Your first novel, The Herring Seller's Apprentice, was both a subversion and an homage to the traditional crime novel. Who are you favourite crime writers?
I've always admired the writers of the Golden Age - Christie, Sayers et al. None of it is great literature, and you can justly criticise the characterisation, but it is enormously inventive and has stood the test of time. I also like Donald Westlake, Colin Dexter, PD James, Ellis Peters, Ruth Rendell, Kate Atkinson, Andrea Camilleri, Roger Morris, Malcolm Pryce, Chris Ewan - and of course MNW's own Brian McGilloway and Aliya Whitely.
And do you feel influenced by anyone outside the crime field?
I'm probably more influenced in the way that I write by writers outside crime. Jerome K Jerome was one of the earliest writers I admired. Later I read PG Wodehouse, Evelyn Waugh and Anthony Powell. I'd be flattered if people picked up any trace of these authors in my own writing. I still read (marginally) more non-crime than crime.
Come on, you know you need to pony up Four Random Facts.
One of the things that I have been quoted elsewhere as claiming to be able to do is reciting all of the Kings and Queens of England with dates - but surprisingly it's been a while since I was last called on to do this, so I may be a bit rusty now. I was once chased up a tree by a rhino. I have a masters degree in Systems Analysis, but these days rely on my wife or my children to tell me how any new piece of software works. Our daughter Catrin is running in the London Marathon this year in aid of the premature baby charity, Bliss. See http://www.justgiving.com/catrintyler I've written an article for the Guardian about when Catrin was a premature baby herself. It appears on Saturday 7 March.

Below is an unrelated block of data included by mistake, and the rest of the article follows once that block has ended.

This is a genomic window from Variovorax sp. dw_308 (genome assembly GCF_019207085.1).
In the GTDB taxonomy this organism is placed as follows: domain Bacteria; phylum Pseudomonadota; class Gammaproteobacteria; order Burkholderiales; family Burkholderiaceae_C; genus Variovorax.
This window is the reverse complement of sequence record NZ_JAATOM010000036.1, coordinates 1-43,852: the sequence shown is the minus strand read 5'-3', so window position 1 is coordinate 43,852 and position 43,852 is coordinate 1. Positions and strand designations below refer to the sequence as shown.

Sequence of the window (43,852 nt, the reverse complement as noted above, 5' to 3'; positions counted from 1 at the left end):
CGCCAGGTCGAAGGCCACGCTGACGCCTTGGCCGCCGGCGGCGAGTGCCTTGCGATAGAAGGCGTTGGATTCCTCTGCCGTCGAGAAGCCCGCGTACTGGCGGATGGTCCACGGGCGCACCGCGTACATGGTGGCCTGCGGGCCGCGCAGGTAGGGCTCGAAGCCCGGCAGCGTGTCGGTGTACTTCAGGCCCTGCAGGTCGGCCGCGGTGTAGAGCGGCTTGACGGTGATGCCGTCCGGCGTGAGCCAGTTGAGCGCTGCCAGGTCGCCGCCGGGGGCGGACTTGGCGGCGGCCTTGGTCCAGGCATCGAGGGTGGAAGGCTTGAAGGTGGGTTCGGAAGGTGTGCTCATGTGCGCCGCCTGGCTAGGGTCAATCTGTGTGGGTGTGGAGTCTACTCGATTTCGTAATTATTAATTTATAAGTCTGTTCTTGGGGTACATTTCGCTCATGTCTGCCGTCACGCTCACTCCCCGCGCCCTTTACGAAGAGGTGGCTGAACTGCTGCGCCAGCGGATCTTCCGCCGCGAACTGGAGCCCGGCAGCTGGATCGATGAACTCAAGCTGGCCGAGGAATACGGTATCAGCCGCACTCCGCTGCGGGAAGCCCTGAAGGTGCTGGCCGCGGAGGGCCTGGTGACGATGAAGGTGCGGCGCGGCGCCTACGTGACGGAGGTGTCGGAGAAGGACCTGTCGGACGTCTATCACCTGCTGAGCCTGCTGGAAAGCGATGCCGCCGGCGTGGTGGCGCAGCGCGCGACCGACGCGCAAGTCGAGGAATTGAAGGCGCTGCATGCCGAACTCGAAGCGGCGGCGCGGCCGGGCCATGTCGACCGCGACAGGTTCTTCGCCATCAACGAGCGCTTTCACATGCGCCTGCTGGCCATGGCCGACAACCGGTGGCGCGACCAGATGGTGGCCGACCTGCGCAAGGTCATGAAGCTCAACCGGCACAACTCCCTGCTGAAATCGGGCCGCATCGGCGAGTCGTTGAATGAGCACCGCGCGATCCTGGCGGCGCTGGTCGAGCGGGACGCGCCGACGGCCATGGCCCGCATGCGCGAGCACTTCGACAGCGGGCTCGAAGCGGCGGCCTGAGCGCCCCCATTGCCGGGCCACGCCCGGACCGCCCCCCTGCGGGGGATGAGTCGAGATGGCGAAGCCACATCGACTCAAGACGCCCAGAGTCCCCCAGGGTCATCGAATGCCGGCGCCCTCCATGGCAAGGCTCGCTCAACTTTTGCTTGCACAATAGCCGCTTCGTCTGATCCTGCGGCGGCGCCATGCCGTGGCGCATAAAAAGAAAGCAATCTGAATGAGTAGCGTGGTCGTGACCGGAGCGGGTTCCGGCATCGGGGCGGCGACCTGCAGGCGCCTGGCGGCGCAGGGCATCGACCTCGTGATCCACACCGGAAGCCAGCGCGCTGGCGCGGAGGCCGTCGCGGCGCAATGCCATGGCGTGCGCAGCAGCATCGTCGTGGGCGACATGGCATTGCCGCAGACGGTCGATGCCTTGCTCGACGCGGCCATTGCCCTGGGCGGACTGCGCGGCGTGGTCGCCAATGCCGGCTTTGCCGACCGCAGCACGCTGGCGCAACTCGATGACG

Fans of The Herring Seller's Apprentice will be delighted to know that another Ethelred and Elsie novel, Ten Little Herrings, is out in August.
What's next now that you've done your two novels for Macmillan New Writing?
Yes, I have reverted to a life of crime - the paperback of Herring Seller was published in February, by the way. I am currently working on another E&E detective story, provisionally entitled The Herring in the Library.